In the SMART modeling framework, a change in trade policy (say preferential tariff liberalization) affects not only the price index/level of the composite good but also the relative prices of the different varieties. Though the export supply elasticity, the import demand elasticity, and the substitution elasticity, it will lead to changes in the chosen aggregate level of spending on that good, as well as, changes in the composition of the sourcing of that good. Both channels affect bilateral trade flows.
SMART reports the results of any trade policy shock on a number of variables. In particular, it reports the effects on trade flows (i.e., imports from the different sources). It also decomposes those trade effects in trade creation and trade diversion. Trade creation is defined as the direct increase in imports following a reduction on the tariff imposed on good g from country C. If the tariff reduction on good g from country C is a preferential tariff reduction (i.e., it does not apply to other countries), then imports of good g from country C are further going to increase due to the substitution away from imports of good g from other countries that becomes relatively more expensive. This is the definition of trade diversion in the SMART model.
The graphics below illustrates the trade diversion and creation effects. A and B are two partner countries which the considered market imports good g from. Consumed composite quantity q0 is imported from A and B. The quantity respectively imported from A (A0) and B (B0) is given by E0, the intersection between q0 and the line depicting the relative price between the two varieties.
Trade diversion effect: granting partner A a preferential tariff reduces its relative price compared with B. Consumption of the composite good is unchanged but the relative price line gets steeper. It leads to a new equilibrium (E1) where imports from A increases (from A0 to A1) while imports from B symmetrically decreases (from B0 to B1). This is the trade diversion effect as calculated in SMART.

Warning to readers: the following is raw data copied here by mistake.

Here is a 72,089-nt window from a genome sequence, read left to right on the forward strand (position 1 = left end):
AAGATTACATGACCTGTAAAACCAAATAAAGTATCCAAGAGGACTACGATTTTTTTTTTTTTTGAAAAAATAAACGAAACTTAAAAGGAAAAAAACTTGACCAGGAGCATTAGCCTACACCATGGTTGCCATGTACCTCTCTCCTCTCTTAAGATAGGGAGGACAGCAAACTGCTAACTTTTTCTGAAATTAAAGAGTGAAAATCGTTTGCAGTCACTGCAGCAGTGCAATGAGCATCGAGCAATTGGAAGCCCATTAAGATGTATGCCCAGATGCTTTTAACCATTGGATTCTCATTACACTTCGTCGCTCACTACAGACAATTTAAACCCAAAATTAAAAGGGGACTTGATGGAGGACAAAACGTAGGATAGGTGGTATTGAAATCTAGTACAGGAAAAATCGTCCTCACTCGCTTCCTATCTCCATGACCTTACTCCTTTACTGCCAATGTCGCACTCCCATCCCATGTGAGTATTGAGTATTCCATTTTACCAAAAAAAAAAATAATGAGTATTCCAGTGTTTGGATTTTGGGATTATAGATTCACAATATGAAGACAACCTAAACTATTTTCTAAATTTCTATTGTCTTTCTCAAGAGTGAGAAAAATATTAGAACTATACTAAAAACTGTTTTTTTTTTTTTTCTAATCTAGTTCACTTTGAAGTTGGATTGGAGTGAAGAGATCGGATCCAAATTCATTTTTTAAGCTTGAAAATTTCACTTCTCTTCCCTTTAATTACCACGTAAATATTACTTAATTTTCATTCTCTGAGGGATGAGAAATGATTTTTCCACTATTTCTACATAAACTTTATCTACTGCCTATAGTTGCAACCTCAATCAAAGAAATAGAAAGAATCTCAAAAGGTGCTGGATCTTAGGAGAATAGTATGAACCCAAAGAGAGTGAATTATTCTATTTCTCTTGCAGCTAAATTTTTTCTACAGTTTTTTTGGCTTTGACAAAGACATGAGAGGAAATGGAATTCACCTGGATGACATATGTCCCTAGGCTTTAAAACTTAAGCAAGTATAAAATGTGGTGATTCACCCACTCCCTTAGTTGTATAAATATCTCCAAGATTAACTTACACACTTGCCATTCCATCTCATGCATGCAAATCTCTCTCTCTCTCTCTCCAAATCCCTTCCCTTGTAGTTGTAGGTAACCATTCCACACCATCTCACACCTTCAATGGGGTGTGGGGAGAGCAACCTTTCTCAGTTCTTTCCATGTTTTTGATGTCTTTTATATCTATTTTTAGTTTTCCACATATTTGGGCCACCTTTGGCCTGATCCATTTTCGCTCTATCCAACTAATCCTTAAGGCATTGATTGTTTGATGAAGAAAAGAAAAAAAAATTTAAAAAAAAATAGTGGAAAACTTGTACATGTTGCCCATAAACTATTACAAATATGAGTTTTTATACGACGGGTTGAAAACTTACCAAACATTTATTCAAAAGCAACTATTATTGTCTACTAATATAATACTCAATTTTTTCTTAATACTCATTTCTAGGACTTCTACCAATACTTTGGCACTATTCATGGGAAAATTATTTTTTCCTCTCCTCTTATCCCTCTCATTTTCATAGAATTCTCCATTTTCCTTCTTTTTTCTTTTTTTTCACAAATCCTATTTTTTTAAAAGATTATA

Trade creation effect: reducing the tariff on imports from partner A lowers the domestic price of the variety coming from A. It entails a revenue effect which allows reaching a higher composite quantity curve q1. For the same expenditure level, consumers can now import more of the variety coming from A (A1 to A2).
On the market side, trade diversion is neutral. It does not affect the overall imported quantity but reallocates market shares among exporting partners based on the new relative prices. The increase in imports from tariff reduction beneficiaries is balanced by a decrease in imports from all others. For the market, the trade effect is only trade creation.
For exporting countries, total trade effect is made of trade diversion and trade creation. In SMART, beneficiaries of the tariff reduction enjoy both positive diversion effect (A0 to A1) and positive creation effect (A1 to A2) while all other partners will suffer from negative diversion effect (B0 to B1) and no trade creation effect (no B2 on the graphics).
Price Effect: This is a third component reported in the Trade Total effect and occurs only with a finite export supply elasticity assumption. It reflects the rise in world price for the good which demand increases following the tariff reduction (also known as the “terms of trade effect?). While trade creation and trade diversion effects depict impact on quantity, the price effect represents the additional import value from increased world price.
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The World Bank, 2010